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Arity?

 
 
Jon A. Lambert
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      12-15-2003
From the Programming Ruby - The Pragmatic Programmer's Guide:

--class Proc ---
arity prc.arity -> anInteger

Returns the number of arguments required by the block. If the block
takes no arguments, returns -1. If it takes one argument, returns -2.
Otherwise, returns a positive argument count unless the last argument
is prefixed with *, in which case the argument count is negated. The
number of required arguments is anInteger for positive values, and
( anInteger +1).abs otherwise.

Proc.new {||}.arity 0
Proc.new {|a|}.arity -1
Proc.new {|a,b|}.arity 2
Proc.new {|a,b,c|}.arity 3
Proc.new {|*a|}.arity -1
Proc.new {|a,*b|}.arity -2

--class Method --

arity meth.arity -> aFixnum

Returns an indication of the number of arguments accepted by a method.
Returns a nonnegative integer for methods that take a fixed number of
arguments. For Ruby methods that take a variable number of arguments,
returns -n-1, where n is the number of required arguments. For methods
written in C, returns -1 if the call takes a variable number of arguments.

----

I can make neither head nor tail of this as the values that are actually returned
are not those in the example, and the text doesn't appear to make any sense at
all to me. Can someone explain what arity means and how it's determined?

--
J. Lambert



 
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gabriele renzi
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      12-15-2003
il Mon, 15 Dec 2003 09:52:50 +0900, "Jon A. Lambert"
<(E-Mail Removed)> ha scritto::

>From the Programming Ruby - The Pragmatic Programmer's Guide:
>
>--class Proc ---
>arity prc.arity -> anInteger
>
>Returns the number of arguments required by the block. If the block
>takes no arguments, returns -1. If it takes one argument, returns -2.
>Otherwise, returns a positive argument count unless the last argument
>is prefixed with *, in which case the argument count is negated. The
>number of required arguments is anInteger for positive values, and
>( anInteger +1).abs otherwise.
>
>Proc.new {||}.arity 0
>Proc.new {|a|}.arity -1
>Proc.new {|a,b|}.arity 2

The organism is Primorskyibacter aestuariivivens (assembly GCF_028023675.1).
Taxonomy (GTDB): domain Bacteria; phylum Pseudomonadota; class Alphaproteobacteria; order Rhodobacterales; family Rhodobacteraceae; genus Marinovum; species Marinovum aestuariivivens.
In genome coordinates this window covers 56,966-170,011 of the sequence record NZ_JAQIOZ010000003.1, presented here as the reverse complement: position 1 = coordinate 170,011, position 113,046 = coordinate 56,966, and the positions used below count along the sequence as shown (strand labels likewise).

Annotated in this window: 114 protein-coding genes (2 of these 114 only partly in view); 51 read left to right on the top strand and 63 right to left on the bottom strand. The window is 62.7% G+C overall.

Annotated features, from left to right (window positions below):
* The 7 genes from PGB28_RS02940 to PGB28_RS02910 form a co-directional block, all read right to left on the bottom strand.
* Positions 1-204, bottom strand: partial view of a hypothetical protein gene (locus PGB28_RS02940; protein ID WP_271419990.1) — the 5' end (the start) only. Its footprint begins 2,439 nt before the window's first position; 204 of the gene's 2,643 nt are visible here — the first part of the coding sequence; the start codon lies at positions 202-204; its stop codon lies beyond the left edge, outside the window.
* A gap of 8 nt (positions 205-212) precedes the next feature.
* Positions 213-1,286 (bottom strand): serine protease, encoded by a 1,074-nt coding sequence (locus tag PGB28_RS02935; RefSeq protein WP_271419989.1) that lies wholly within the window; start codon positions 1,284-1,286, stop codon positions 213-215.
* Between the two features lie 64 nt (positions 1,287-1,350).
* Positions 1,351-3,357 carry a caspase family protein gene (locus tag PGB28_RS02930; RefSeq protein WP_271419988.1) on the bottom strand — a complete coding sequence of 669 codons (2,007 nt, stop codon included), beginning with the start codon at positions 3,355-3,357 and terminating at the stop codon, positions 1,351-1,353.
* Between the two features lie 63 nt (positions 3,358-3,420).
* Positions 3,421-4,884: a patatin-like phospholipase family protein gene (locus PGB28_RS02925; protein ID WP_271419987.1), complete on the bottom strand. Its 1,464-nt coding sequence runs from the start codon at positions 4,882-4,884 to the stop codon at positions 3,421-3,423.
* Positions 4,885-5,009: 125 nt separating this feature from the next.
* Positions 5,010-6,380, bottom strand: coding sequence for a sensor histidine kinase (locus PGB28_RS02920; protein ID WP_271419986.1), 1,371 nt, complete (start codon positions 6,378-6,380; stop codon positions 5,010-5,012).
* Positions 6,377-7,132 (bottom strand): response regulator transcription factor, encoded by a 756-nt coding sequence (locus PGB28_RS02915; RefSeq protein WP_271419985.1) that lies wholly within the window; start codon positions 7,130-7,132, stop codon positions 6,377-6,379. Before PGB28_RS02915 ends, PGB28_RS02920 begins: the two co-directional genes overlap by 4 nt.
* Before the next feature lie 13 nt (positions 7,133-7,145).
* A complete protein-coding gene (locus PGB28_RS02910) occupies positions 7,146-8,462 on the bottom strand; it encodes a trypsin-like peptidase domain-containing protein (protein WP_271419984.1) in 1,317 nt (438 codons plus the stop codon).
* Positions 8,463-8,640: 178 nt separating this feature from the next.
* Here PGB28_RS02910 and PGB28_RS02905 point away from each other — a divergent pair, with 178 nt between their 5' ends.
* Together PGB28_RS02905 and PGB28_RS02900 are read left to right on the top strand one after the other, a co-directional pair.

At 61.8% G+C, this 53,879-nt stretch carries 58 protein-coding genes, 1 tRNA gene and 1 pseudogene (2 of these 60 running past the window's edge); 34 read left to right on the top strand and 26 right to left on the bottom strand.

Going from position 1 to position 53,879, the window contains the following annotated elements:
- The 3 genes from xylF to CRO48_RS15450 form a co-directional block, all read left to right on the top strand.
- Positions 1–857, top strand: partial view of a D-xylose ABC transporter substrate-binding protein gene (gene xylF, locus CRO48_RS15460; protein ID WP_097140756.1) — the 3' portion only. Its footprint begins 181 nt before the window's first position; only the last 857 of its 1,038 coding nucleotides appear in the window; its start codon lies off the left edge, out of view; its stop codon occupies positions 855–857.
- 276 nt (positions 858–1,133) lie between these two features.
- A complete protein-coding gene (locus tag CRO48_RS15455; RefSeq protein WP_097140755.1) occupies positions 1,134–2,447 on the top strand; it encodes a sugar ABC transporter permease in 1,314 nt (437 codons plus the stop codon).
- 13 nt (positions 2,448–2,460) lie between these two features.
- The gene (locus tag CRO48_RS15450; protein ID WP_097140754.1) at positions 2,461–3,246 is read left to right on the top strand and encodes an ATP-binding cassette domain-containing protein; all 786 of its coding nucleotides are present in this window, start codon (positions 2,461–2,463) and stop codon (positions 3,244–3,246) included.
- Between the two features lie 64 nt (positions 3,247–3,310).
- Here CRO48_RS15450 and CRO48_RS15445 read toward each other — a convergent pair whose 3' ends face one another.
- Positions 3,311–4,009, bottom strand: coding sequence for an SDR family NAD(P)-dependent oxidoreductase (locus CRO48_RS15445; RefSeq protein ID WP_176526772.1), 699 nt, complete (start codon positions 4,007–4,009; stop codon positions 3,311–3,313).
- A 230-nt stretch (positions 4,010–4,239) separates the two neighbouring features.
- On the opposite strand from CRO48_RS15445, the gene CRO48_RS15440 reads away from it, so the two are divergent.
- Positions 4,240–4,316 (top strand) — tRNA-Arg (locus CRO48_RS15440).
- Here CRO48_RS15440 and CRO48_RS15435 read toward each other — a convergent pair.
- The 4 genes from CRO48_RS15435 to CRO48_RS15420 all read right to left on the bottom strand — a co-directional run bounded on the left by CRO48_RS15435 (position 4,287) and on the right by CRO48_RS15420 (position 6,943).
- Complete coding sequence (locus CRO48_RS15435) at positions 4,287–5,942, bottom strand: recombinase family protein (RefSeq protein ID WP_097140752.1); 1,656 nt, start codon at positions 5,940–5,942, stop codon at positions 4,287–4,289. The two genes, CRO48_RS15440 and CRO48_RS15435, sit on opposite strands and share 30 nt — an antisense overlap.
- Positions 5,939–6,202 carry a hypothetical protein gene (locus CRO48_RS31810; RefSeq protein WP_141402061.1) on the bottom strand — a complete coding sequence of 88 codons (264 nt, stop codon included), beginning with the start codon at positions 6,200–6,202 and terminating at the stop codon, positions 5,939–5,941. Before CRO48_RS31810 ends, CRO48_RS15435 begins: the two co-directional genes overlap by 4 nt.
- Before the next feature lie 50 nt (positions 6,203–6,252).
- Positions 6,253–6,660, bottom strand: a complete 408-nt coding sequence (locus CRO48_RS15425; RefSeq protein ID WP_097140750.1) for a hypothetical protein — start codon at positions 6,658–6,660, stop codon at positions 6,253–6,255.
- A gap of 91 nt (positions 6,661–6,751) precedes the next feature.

>Proc.new {|a,b,c|}.arity 3
>Proc.new {|*a|}.arity -1
>Proc.new {|a,*b|}.arity -2


mh I het different results:

>> Proc.new do end.arity

=> -1 # no args
>> Proc.new do|| end.arity

=> 0 #0 args
>> Proc.new do|one| end.arity

=> 1 #one arg
>> Proc.new do|one,two| end.arity

=> 2 #two arg
>> Proc.new do|*maybenoargs| end.arity

=> -1 #no args (as minimum)


about the -2.. dunno
 
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Dan Doel
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      12-15-2003
#arity seems to have been changed since that was written.

Seems to me it does this:

if #arity is negative (n < 0)

the minimum number of required parameters is (n + 1).abs

proc {|*a|}.arity #=> -1, can be called with 0 or more args
proc {|a,*b|}.arity #=> -2, can be called with 1 or more args

In the above, calling with 0 or 1 args respectively means a and b
respectively are [].

If #arity is positive or 0, the number of formal parameters is
exactly n.

proc {|a|}.arity #=> 1
proc {||}.arity #=> 0
proc {|a,b|}.arity #=> 2

Trying to pass a number of arguments other than n will be an error except in
the case of 1, where the arguments will be collected into an array and
placed in
the one parameter. However, methods of one parameter can only be called
with one argument (making them different in this regard from methods).

proc {}.arity #=> -1

This is because you can pass in any number of arguments and they'll be
ignored.
To specify 0 params and only 0 params, you need ||.

I think that's every possibility. If I've missed something let me know.
I'm working
with Ruby version 1.8.0 ms-win32 build.

- Dan


 
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